LISTEN: UGA public health extension specialist Elmer Gray explains to GPB's Ambria Burton how scientists and professionals in the mosquito control industry educate people on where they grow and tips to eliminate them in areas around them.

Georgia's mosquito season generally starts in March or April and ends around October when temperatures drop. This year's mosquito season could be more populated as a recent Climate Central report shows an expected annual increase of mosquito days in about 173 locations in the U.S., based on their assessment of trends from 1979 to 2022 in 242 locations.

According to the report, the increase in mosquito days is because they can "thrive in warm and humid conditions that are becoming more frequent" in those 173 locations.

Elmer Gray is a public health extension specialist and research professional at the University of Georgia's College of Agricultural and Environmental Sciences. His research mainly focuses on mosquitoes and other insects such as black flies. In addition, he also serves on the Board of Directors for the Georgia Mosquito Control Association as a part of his public health extension work.

He says the reason why mosquitos increase in heat comes down to warmer temperatures allowing them to grow.

"Their growth is related to the temperature and the amount of food available to them, so the higher the temperature, the faster an insect grows," Gray said to GPB. "The warm temperatures just physiologically allow them to grow faster, and they're cold-blooded organisms, so when it gets warm, they get active."

As Climate Central's report says, the South and southeastern regions of the United States typically witness the most annual mosquito days, over 50% of the year. Gray explains that the South has more mosquitos on average because it has "a longer growing season."

"Mosquitos in the South are more adapted to the warmer temperatures, so when it's cold, they are very slow," he said. "The ideal temperature for mosquitos is the upper 80s — mid to upper 80s."

Other factors separate from temperature affect mosquito activity, such as weather conditions including rainfall, humidity and droughts. The more rain there is, the more standing water, which allows female mosquitos to lay their eggs, according to Gray.

"The female mosquito will deposit her eggs on the surface of the water or in areas that will later become flooded," he said. "The eggs need water at some point to hatch, and the larval and pupal stages both have to have standing water. More rainfall typically means more mosquitoes."

Humidity due to warmer weather also benefits insects like mosquitos by allowing them to be more active.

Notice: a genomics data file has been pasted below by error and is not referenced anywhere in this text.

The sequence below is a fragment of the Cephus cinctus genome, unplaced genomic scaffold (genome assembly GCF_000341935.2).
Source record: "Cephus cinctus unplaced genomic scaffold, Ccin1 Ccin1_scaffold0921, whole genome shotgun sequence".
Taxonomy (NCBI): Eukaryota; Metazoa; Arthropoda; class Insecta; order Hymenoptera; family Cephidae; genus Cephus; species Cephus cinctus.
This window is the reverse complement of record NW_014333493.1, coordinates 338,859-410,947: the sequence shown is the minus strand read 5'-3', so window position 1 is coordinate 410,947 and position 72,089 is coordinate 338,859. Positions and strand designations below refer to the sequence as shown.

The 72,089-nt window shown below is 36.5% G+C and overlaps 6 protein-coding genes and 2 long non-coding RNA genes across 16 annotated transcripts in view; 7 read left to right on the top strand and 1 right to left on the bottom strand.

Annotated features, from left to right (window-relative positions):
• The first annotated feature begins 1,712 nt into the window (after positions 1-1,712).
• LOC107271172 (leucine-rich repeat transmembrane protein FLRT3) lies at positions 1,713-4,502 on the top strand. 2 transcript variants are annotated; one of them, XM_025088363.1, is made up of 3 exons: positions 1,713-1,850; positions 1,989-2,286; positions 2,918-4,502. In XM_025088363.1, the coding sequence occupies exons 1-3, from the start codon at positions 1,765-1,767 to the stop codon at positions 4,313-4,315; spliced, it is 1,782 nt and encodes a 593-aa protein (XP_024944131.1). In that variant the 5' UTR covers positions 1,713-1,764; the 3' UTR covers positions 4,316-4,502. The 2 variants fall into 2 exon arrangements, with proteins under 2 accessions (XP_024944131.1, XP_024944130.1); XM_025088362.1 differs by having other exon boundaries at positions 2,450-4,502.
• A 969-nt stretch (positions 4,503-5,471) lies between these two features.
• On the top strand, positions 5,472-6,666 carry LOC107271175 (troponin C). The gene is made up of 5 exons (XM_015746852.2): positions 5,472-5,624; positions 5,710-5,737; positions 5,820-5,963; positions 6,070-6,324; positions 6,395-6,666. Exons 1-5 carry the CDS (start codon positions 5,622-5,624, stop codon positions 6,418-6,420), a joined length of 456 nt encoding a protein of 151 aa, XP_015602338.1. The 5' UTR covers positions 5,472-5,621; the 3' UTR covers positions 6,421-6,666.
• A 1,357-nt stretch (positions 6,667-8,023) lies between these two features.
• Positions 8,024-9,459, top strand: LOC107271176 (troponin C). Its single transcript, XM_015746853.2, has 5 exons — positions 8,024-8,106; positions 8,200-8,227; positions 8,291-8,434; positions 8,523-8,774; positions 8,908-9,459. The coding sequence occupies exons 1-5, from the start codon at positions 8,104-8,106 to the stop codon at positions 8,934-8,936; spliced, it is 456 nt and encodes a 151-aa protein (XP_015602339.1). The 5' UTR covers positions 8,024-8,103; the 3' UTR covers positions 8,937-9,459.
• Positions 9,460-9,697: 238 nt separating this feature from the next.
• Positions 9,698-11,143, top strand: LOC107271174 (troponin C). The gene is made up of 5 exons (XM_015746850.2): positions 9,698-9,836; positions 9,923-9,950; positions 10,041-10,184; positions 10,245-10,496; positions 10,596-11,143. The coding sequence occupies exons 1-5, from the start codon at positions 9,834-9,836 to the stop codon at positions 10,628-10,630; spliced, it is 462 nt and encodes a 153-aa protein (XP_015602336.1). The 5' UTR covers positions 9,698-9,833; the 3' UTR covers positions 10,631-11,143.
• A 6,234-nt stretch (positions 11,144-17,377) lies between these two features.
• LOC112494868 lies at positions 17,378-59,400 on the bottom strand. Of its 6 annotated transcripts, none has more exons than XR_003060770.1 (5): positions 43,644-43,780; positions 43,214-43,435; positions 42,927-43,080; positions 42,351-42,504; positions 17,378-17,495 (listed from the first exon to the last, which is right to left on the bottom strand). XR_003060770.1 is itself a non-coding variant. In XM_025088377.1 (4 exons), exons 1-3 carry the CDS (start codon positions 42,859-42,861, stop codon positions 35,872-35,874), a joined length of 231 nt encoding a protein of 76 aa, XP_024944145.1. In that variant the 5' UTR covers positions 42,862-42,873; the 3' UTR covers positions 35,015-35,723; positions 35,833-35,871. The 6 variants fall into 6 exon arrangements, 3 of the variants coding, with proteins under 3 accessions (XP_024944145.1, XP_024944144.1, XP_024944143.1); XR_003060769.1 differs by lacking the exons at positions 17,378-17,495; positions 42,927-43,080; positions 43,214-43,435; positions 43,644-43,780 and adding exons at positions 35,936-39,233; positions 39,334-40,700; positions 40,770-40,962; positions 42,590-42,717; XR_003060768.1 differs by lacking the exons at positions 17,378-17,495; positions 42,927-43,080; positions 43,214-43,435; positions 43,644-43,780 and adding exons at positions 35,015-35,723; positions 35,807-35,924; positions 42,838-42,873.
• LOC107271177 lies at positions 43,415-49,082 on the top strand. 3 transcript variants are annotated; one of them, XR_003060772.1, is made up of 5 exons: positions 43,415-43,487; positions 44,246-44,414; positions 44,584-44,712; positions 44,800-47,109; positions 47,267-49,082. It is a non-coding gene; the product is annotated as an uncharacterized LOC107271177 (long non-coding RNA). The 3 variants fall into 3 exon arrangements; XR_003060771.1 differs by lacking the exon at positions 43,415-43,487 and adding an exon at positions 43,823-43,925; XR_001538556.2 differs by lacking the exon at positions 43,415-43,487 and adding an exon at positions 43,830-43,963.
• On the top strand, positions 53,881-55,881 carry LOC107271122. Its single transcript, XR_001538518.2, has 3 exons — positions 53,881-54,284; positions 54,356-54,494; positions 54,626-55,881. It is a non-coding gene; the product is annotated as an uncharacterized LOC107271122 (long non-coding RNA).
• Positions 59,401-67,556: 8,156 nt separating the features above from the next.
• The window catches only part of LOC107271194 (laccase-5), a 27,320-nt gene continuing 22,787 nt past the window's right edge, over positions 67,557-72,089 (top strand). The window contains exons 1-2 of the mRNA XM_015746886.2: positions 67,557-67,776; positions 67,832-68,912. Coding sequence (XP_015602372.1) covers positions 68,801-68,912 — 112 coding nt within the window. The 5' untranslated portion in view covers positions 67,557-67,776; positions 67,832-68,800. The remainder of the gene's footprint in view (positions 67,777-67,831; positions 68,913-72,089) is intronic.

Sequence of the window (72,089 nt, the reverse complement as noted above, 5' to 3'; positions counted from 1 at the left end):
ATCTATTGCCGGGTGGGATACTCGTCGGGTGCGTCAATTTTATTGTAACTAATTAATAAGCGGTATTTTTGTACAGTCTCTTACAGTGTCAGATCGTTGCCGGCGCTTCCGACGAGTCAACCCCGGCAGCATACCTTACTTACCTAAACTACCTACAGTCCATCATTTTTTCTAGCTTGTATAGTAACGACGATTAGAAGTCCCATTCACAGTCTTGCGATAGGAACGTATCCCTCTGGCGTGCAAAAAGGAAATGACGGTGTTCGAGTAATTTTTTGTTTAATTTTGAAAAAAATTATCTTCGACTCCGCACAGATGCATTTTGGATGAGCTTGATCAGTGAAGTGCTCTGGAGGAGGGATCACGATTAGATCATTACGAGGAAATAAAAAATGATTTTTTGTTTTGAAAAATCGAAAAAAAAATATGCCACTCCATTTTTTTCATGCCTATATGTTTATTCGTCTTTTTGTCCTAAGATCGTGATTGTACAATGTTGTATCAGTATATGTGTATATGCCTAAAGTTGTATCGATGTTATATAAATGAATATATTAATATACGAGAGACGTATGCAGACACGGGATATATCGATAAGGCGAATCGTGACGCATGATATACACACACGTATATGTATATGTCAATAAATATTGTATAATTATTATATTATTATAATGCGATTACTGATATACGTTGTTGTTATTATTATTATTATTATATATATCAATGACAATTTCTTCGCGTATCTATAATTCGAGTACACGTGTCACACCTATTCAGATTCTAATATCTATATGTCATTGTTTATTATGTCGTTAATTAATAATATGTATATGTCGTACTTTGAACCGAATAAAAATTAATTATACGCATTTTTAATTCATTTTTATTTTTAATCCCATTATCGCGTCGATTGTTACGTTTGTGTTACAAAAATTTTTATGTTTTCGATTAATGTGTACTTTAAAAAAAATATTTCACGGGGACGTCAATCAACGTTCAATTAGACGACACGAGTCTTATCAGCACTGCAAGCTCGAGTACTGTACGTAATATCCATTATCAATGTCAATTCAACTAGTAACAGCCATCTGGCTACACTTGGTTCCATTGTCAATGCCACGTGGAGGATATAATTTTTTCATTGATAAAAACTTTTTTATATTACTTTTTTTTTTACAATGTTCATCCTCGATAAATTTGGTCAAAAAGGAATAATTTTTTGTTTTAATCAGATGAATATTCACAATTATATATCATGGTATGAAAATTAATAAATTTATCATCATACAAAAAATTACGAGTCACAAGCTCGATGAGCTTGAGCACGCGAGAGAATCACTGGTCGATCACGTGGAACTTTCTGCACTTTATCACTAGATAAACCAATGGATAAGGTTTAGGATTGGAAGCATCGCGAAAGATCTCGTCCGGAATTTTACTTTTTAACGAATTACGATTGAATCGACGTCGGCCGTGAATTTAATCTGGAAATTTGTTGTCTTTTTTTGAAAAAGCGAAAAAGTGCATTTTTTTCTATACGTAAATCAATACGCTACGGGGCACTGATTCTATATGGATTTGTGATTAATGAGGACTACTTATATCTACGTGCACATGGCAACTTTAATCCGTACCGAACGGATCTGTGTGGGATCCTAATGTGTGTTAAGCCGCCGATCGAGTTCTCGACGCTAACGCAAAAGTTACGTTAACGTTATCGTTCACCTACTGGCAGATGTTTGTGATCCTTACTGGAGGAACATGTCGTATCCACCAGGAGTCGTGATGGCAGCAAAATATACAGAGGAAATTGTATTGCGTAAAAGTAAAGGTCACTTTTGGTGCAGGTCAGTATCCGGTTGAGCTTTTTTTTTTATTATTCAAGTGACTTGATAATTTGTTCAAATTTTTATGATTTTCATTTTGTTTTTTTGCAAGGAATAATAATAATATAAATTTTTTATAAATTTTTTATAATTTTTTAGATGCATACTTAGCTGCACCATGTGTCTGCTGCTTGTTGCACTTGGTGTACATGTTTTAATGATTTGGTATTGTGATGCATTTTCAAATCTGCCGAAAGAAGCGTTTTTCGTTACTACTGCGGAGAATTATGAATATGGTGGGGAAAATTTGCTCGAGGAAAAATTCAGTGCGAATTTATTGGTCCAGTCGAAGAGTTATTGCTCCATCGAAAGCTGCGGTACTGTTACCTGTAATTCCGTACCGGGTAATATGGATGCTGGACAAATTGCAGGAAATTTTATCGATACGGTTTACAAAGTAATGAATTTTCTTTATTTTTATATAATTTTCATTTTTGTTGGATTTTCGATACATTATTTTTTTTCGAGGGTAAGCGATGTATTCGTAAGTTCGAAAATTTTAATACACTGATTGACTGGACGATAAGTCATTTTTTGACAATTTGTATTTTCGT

Chart showing data 24 more mosquito days in Albany, Georgia
Credit: Climate Central

The Climate Central report shows that there will be an average of 16 more mosquito days within the locations said to have a mosquito day increase this year. Several cities in Georgia are some of the areas that will have additional mosquito days this year, with Albany having the most at 24 additional days. Others are:

  • Atlanta: 15 additional days
  • Columbus: Eight additional days
  • Augusta: Five additional days
  • Savannah: Four additional days

Gray says that today's mosquito control industry comprises a "scientific group of professionals that try to use an integrated approach where we try to educate people about where misquotes grow." He gives the following tips to people that could reduce mosquitos around their homes:

  • Dump out standing water
  • Get rid of the tires in your yard
  • Work with your community to help keep storm drains clear

"Anything you do to keep the water moving and drained off will help eliminate mosquitos," he said.

Scientists and professionals have to know what specific mosquito species is bothering people because it tells them where to look for problems they are not seeing.

"If you live in Atlanta along the Chattahoochee and you got a bunch of mosquitoes in your yard, are they coming from the flood, paddling along the river?" Gray said. "Are they some wild mosquito or floodwater mosquito? Are they coming from the containers on your neighbor's porch? We need to know the species and where to look for them."

He adds, "If we can't get rid of the water, we use Environmental Protection Agency-approved larvicides, and various active ingredients exist. There are bacteria-based products, oil, and mineral oil forms to control mosquitos effectively."

As for how Georgians can avoid being bitten by mosquitos during their peak season, Gray recommends doing "everything you can to eliminate standing water around your property." He also recommends:

  • Wear light-colored, loose-fitting clothes
  • Use an EPA-approved repellent
  • Get good coverage of repellent for your body
  • For children, apply repellant on adult hands to avoid them using their hands
  • Use a box fan on your deck
  • Use a repellent candle

Gray advises people to take mosquitoes seriously.

"Mosquito-borne diseases are real," Gray said. "There are viruses — the West Nile virus — transmitted by mosquitos. It's rare for people to get sick from it, but if they do, it will often cause encephalitis, which is inflammation of the brain's lining. It can be serious for the unlucky few that get it. The EPA-approved repellents are very safe. Most are approved for children as young as two months and are very effective."